Stock market takes hit, while analysis debate heats up

Weekly Review: MAAD & CPFL Report


Market Snapshot:


Week Chg

Week %Chg

S&P 500 Index




Dow Jones Industrials




NASDAQ Composite




Value Line Index




Russell 2000




Minor Cycle* (Short-term trend lasting days to a few weeks) Positive

Intermediate Cycle* (Medium trend lasting weeks to several months) Positive

Major Cycle* (Long-term trend lasting several months to years) Positive

*Cycle status is based on S&P 500

Been there. Done that. Déjà vu all over again. Once again, confronting the vagaries of the financial markets last week, we were compelled to ask, “When does the learning process begin?” In the wake of the week’s stock market losses, we were impressed with some of the reactions to unfolding events. First came the justifications, then the predictions again. Again.

On the heels of Thursday’s 175.98 point loss and then Friday’s 318.25 decline in the Dow 30, Minor Cycle market trending took on a decidedly negative tilt. In fact, losses Thursday and Friday finished off the majority of the gains in the Dow and S&P 500 since the December 18 short-term lows. But what followed is probably only the tip of a wobbly analytical iceberg that will melt forth in the period just ahead, as many opinions dip into the well of déjà vu market history. “We’ve got a relatively favorable market. As long as the economy continues to accelerate and liquidity is still pretty strong….” Or, “…the markets are leading the fundamentals rather than the fundamentals…leading the market.” Or, “…we recently have seen some readings that point to some uncertainty.” And, our favorite, the “markets have not played out as conventional wisdom expected.”

Those comments tend to underscore why we perform our analytical chores deep in a metaphorically isolated cave while hovering over a candle with no telephone within easy reach. Only a winking computer screen with a high speed data feed is necessary. In that context, any reader of this column has probably come to the conclusion that we like to take a more basic approach to the stock market by letting market pricing reveal trend direction. The methodology is a lot like following a bird dog in pursuit of a duck. The task of digesting information becomes somewhat easier to the extent we can preclude a lot of useless opinion. In that vein, we present, again, the “Top Ten Realities of Wall Street,” a list written with Robert W. Colby, of Robert W. Colby Asset Management some years ago:

The Top Ten Realities of Wall Street:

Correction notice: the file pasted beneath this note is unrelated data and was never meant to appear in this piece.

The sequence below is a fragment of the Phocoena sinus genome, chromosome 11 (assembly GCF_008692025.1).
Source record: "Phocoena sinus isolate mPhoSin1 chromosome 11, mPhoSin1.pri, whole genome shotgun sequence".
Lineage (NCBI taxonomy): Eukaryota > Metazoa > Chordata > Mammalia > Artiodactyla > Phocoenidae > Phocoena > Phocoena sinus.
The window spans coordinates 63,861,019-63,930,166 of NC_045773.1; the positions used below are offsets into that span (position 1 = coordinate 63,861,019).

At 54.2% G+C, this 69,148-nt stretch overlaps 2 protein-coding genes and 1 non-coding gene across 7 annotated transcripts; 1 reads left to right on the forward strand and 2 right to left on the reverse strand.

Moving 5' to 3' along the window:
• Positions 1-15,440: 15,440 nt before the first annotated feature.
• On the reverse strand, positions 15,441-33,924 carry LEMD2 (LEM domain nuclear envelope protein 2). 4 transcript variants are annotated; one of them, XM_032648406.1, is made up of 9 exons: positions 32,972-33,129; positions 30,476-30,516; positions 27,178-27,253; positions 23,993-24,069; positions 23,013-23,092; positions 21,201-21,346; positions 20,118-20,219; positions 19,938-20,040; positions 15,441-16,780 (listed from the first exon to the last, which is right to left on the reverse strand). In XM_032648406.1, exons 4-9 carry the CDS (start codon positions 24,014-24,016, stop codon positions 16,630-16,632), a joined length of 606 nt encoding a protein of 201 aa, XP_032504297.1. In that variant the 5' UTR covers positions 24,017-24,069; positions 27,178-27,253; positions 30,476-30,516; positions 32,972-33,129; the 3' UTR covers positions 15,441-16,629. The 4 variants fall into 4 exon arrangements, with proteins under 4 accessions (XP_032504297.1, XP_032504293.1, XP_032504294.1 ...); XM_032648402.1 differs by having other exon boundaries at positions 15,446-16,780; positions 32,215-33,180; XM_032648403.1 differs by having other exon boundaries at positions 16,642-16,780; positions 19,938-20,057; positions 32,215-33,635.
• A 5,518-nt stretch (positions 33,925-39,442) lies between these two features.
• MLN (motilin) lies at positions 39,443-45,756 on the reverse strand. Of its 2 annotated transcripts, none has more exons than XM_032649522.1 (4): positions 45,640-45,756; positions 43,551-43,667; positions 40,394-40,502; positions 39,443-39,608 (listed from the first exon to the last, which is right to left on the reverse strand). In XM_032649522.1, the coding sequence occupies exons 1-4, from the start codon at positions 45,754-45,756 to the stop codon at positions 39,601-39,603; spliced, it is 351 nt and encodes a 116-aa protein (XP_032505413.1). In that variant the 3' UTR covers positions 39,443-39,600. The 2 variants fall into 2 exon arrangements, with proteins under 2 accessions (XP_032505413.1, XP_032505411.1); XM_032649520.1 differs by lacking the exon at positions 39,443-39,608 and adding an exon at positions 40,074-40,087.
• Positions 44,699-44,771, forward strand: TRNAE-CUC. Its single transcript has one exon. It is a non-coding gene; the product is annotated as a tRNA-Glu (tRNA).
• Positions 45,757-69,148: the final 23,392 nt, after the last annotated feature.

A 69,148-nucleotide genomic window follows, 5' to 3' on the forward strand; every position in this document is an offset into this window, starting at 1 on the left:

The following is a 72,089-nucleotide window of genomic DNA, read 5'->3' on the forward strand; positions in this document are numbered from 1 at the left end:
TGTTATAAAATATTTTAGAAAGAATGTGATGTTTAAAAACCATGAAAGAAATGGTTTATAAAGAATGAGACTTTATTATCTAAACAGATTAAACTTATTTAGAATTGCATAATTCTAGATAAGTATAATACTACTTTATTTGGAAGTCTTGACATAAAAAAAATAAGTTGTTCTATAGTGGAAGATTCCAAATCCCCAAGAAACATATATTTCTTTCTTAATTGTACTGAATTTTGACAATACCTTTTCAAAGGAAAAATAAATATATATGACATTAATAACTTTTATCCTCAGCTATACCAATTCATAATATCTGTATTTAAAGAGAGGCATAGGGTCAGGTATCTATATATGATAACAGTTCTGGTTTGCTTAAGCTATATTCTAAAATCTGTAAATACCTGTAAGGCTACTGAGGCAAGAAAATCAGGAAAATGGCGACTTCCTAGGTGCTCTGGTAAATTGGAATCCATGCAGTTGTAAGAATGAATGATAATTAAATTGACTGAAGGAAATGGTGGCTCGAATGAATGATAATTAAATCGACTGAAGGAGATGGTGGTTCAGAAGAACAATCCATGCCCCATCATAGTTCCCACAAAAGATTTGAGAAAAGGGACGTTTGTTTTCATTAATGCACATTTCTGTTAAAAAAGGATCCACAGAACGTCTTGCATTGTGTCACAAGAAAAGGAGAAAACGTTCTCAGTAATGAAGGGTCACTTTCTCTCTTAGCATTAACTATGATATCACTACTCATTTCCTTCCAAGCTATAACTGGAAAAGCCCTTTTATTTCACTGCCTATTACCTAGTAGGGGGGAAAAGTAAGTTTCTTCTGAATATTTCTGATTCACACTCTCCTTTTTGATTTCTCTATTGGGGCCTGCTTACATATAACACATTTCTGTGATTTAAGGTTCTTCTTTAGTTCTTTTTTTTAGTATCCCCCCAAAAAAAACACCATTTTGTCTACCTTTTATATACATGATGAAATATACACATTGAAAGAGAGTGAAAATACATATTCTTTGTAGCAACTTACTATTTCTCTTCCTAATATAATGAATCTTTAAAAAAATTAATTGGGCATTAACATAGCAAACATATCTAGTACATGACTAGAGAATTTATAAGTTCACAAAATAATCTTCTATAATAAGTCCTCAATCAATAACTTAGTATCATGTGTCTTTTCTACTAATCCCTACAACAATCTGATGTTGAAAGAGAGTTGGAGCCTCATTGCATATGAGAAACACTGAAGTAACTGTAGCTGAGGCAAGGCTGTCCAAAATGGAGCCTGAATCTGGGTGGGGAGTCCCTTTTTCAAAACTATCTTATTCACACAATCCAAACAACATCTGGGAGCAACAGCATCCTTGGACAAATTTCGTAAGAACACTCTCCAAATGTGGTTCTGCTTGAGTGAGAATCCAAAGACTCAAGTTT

1. The market is never wrong. Only opinions about the market are wrong.
2. The conventional wisdom of Wall Street, "Buy good stocks and hold them for the long-term," is likely to work – but only if you live forever. For mere mortals, timing is overwhelmingly important.
3. A company and the price of its stock are not the same thing. Even stocks of good companies can decline. An investor can lose a lot of money owning stock of the best firm in the world when its major stock price trend turns lower.
4. Earnings per se do not cause stock prices to rise and fall. Rather, the balance of demand and supply for the stock itself is the cause. Expectations of future earnings are but one of many factors to be weighed. Earnings news and estimates usually lag stock price action.
5. Knowing when to buy is important, but knowing when to sell is even more critical to investment success.
6. Even though there is a surplus of "investment research," unbiased and intelligent analysis is extremely rare. Such analysis is valuable in direct proportion to its rarity.
7. Without proper analysis, news, data, charts, and, especially opinions and "chat," can be harmful to an investor’s wealth.
8. An investor’s hopes and fears work against his ability to make objective and rational investment decisions. Consequently, the more an investor thinks about buying or selling, the greater the odds he will make a mistake and lose money.
9. So-called "conventional wisdom" which advocates "buying the dips" can be a short-cut to financial ruin if performed at the wrong time in a market cycle.
10. Knowing the true direction of the most relevant trend is the single most important contributor to investment success.

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